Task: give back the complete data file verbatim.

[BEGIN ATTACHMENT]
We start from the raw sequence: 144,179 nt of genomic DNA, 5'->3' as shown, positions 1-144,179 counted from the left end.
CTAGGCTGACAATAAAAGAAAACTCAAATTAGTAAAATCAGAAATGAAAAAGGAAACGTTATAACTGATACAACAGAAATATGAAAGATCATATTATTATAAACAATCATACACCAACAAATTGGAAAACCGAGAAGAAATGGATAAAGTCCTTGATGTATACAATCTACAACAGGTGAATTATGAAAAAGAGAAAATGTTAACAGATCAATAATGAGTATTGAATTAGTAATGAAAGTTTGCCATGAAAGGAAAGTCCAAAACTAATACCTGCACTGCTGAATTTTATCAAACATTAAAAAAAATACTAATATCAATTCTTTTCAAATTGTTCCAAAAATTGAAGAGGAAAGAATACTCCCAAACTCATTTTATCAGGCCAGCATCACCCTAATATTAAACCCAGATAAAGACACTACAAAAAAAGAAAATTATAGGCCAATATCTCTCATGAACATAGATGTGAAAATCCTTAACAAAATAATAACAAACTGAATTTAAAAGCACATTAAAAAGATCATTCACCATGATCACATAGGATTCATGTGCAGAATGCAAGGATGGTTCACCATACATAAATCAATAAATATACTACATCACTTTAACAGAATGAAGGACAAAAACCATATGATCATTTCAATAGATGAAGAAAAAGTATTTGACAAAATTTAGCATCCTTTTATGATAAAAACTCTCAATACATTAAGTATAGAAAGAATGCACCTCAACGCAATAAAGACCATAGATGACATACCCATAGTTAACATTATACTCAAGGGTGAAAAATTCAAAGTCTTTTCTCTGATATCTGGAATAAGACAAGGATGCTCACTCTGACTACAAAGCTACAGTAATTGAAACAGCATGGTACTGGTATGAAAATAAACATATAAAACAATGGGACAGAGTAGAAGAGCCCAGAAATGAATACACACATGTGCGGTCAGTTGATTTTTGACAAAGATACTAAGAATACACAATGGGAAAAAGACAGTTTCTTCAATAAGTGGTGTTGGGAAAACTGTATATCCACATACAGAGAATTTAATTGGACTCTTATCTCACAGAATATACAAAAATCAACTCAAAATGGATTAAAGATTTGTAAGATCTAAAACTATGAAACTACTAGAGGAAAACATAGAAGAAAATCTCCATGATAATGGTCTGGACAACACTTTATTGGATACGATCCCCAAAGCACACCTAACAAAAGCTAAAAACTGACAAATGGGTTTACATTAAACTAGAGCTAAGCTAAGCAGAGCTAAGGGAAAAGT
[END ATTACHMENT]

We start from the raw sequence: 144,179 nt of genomic DNA, 5'->3' as shown, positions 1-144,179 counted from the left end.
CTAGGCTGACAATAAAAGAAAACTCAAATTAGTAAAATCAGAAATGAAAAAGGAAACGTTATAACTGATACAACAGAAATATGAAAGATCATATTATTATAAACAATCATACACCAACAAATTGGAAAACCGAGAAGAAATGGATAAAGTCCTTGATGTATACAATCTACAACAGGTGAATTATGAAAAAGAGAAAATGTTAACAGATCAATAATGAGTATTGAATTAGTAATGAAAGTTTGCCATGAAAGGAAAGTCCAAAACTAATACCTGCACTGCTGAATTTTATCAAACATTAAAAAAAATACTAATATCAATTCTTTTCAAATTGTTCCAAAAATTGAAGAGGAAAGAATACTCCCAAACTCATTTTATCAGGCCAGCATCACCCTAATATTAAACCCAGATAAAGACACTACAAAAAAAGAAAATTATAGGCCAATATCTCTCATGAACATAGATGTGAAAATCCTTAACAAAATAATAACAAACTGAATTTAAAAGCACATTAAAAAGATCATTCACCATGATCACATAGGATTCATGTGCAGAATGCAAGGATGGTTCACCATACATAAATCAATAAATATACTACATCACTTTAACAGAATGAAGGACAAAAACCATATGATCATTTCAATAGATGAAGAAAAAGTATTTGACAAAATTTAGCATCCTTTTATGATAAAAACTCTCAATACATTAAGTATAGAAAGAATGCACCTCAACGCAATAAAGACCATAGATGACATACCCATAGTTAACATTATACTCAAGGGTGAAAAATTCAAAGTCTTTTCTCTGATATCTGGAATAAGACAAGGATGCTCACTCTGACTACAAAGCTACAGTAATTGAAACAGCATGGTACTGGTATGAAAATAAACATATAAAACAATGGGACAGAGTAGAAGAGCCCAGAAATGAATACACACATGTGCGGTCAGTTGATTTTTGACAAAGATACTAAGAATACACAATGGGAAAAAGACAGTTTCTTCAATAAGTGGTGTTGGGAAAACTGTATATCCACATACAGAGAATTTAATTGGACTCTTATCTCACAGAATATACAAAAATCAACTCAAAATGGATTAAAGATTTGTAAGATCTAAAACTATGAAACTACTAGAGGAAAACATAGAAGAAAATCTCCATGATAATGGTCTGGACAACACTTTATTGGATACGATCCCCAAAGCACACCTAACAAAAGCTAAAAACTGACAAATGGGTTTACATTAAACTAGAGCTAAGCTAAGCAGAGCTAAGGGAAAAGT